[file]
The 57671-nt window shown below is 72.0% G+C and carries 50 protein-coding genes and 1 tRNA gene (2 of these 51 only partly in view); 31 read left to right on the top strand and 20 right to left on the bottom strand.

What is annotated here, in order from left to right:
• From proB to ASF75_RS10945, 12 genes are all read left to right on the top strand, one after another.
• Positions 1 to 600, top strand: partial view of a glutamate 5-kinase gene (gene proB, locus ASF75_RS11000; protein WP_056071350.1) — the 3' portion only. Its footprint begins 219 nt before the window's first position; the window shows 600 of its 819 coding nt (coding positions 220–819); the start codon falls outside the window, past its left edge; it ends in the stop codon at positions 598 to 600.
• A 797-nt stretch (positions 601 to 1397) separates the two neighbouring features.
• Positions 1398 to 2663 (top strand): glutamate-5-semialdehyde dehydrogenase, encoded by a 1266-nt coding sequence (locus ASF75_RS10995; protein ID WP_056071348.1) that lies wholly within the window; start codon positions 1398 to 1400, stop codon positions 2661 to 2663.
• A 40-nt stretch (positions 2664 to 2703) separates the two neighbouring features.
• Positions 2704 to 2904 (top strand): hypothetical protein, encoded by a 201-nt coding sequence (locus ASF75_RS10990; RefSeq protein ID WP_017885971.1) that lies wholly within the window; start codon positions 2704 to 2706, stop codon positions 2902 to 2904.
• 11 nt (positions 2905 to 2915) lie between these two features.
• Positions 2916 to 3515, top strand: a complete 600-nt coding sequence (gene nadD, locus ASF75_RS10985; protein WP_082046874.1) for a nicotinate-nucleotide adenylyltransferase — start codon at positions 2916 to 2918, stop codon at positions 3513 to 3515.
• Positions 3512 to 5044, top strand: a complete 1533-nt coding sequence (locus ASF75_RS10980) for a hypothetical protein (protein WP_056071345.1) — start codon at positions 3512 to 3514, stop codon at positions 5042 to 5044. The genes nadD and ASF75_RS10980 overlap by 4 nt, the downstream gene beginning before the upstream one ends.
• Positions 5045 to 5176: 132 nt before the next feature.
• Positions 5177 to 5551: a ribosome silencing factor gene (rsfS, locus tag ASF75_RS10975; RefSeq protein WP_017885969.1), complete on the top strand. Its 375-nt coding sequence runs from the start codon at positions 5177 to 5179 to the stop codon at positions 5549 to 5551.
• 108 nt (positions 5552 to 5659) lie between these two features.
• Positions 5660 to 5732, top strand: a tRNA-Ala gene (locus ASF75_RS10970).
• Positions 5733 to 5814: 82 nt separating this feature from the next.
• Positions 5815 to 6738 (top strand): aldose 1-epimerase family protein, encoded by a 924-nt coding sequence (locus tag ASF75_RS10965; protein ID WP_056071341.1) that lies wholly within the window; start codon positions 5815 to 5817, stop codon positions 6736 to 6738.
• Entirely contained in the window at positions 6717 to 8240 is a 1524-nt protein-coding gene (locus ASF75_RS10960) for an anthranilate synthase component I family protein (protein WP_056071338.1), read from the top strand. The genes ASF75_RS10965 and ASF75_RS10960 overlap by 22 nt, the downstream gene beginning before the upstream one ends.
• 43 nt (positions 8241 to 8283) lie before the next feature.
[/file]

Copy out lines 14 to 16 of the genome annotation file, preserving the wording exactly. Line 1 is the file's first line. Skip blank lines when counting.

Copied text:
• 108 nt (positions 5552 to 5659) lie between these two features.
• Positions 5660 to 5732, top strand: a tRNA-Ala gene (locus ASF75_RS10970).
• Positions 5733 to 5814: 82 nt separating this feature from the next.